360 video is coming to Steam and it looks as if Valve are aiming high in terms of the quality they’re aiming to deliver to consumer VR headsets.

There’s an op-ed piece I’ve been meaning to write for some time around the current technical state of play with regards to 360 video. Leaving aside the contentious (and ultimately pointless) debate over whether immersive video content counts as ‘real’ virtual reality – despite all of the format’s technical limitations, I think it has significant potential.

However, after years of writing about so-called groundbreaking 360 camera rigs and the rise of numerous so-called groundbreaking VR video startups, there is still not a single way to consume 360 video on your VR headset at the level of quality which I think would allow that potential to blossom. Not to put too fine a point on it, 360 video quality sucks right now and it’s time for the companies who have planted their flag on this particular patch of VR frontier land to step up and deliver on the promise.

At last week’s Steam Dev Days event, Valve revealed that it was to bring its own solution for the delivery of immersive video content to its content portal Steam. It’s partnering with video streaming specialists Pixvana and Akamai to deliver an adaptive 360 video streaming system that’s capable of delivering what it claims to be 8k-10k resolution video quality via the same bandwidth as a 1080p stream.

“But that’s impossible!” you may be exclaiming, and you’d be right. Pixvana’s technology uses adaptive bitrates for video delivery, depending on the user’s direction of gaze. In other words, it drops the quality of the video stream for the angles you’re not currently looking at. Turn your head to look at a segment and the bitrate is upped to deliver a much higher quality image. This is how the technology achieves the “10k over 1080p bandwidth” claim – and it’s an interesting approach, one which Facebook and others are exploring too.


The system is called FOVAS, short for Field of View Adaptive Streaming, and was developed by Pixvana and is encapsulated in its Open Projection Format, a way to facilitate the above adaptive streaming techniques using existing video compression standards (i.e. AVC / H.264).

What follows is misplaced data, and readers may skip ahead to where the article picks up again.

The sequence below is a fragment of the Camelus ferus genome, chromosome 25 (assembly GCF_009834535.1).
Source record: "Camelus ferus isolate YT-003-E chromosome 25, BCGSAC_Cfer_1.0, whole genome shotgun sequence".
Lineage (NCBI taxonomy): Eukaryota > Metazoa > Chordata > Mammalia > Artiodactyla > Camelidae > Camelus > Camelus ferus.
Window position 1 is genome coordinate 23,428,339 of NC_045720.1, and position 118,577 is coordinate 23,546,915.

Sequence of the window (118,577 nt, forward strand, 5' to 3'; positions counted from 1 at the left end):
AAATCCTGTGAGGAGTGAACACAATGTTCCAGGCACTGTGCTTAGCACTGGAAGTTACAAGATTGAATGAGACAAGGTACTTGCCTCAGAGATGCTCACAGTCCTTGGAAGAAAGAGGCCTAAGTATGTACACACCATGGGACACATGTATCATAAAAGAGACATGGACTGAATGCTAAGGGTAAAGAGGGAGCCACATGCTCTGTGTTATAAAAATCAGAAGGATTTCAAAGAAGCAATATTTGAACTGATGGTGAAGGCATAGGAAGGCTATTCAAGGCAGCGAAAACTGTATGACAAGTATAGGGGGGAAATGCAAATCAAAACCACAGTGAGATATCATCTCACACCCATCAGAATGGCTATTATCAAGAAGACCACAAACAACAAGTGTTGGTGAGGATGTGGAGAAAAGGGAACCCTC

You can already get a taste for what Valve’s 360 video service will look like too as Pixvana released a technology preview app onto Steam a couple of weeks ago. I took a look myself to see how the quality claims held up. I was pleasantly surprised by what I saw. Indeed, the looping video clips demonstrated very good detail and a refreshing lack of compression artefacts. Once you turn your head to look at another angle, the compressed video outside of your previous viewport was then clearly pixelated and poor in quality before the system upped the bitrate and resolution again with the image becoming pleasingly detailed again. The transition is sudden however and a little jarring, but once it had transitioned there was no doubting it’s one of the best quality streaming VR video I’ve yet seen. One (fairly major caveat) to the above I will add though – everything demonstrated in Pixvana’s app is monoscopic, which means significantly less immersion and significantly less pixels needed to produce pleasing image.

It’s early days for the application of course, but if Valve’s implementation of the technology can smooth out and quicken those transitions, we may finally see the viable delivery mechanism for high quality VR videos I’ve been searching for. As to when Valve’s 360 streaming will come online, it’s not yet clear. As no press was allowed at the Steam Dev Days event we were unable to glean any more details. We’ll of course update you of we learn anything further.

Article by Paul James from Road toVR